Sarah Anyoti (Canada), Regional Portfolio Manager at the United Nations Volunteers (UNV) programme East and Southern Africa Regional Office
Sarah Anyoti (Canada), Regional Portfolio Manager at the United Nations Volunteers (UNV) programme, East and Southern Africa Regional Office.

It's time to look beyond the numbers in women's empowerment

Sarah Anyoti (Canada) is the Regional Portfolio Manager at the East and Southern Africa Regional Office of the United Nations Volunteers (UNV) programme. On the occasion of International Women's Day, we interviewed Sarah, who shares her insights on women's empowerment and what UNV is doing in the region to promote gender equality.

Q.  What is your take on gender equality in the region?

A.  Gender equality is not only a basic human right, but a necessary foundation for a prosperous and sustainable world. It is unacceptable to discriminate against someone because of their gender. In fact, we all lose when we discriminate against women. Research shows that women reinvest up to 90 per cent of their income in education, health and nutrition of their families and communities – compared to up to 40 per cent for men. This is just one of the many reasons why increasing opportunities for women is important for the development of our societies.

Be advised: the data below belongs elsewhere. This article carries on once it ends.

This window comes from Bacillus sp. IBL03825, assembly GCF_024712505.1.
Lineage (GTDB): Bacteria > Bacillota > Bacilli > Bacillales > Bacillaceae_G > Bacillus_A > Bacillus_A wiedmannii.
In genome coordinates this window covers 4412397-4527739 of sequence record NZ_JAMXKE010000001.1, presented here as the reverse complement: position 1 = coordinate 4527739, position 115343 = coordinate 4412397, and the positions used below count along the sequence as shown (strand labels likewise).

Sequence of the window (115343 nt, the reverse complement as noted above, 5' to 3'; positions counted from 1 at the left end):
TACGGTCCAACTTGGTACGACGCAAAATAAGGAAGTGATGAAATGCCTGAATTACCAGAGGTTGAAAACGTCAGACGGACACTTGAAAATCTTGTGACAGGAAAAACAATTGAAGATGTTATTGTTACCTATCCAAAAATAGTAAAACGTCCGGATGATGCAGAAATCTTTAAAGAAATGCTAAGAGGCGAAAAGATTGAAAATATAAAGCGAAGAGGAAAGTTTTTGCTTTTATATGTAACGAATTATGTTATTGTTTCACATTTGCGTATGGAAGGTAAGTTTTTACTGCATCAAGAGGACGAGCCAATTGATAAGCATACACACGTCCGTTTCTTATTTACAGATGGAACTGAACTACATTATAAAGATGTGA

According to a 2016 UNDP report, gender inequality is costing Sub-Saharan Africa US $95 billion a year, on average – or 6 per cent of the region’s GDP. In the East and Southern Africa region, many forms of discrimination against women and girls persist.

Q.  Do you think we are on track in tackling gender inequality?

A.  We still have a lot to do; it's time to look beyond the numbers in women empowerment and ask more qualitative questions. Take for example the global gender pay gap. Across the world, women still get paid 23 per cent less than men. This gap largely stems from social and cultural norms that position men for more technical and decision-making roles that traditionally have higher wages. In contrast, women mainly take over less technical positions and less leadership roles, which generate lower wages. We need to question these gender differences in our education spaces, our households and our job markets.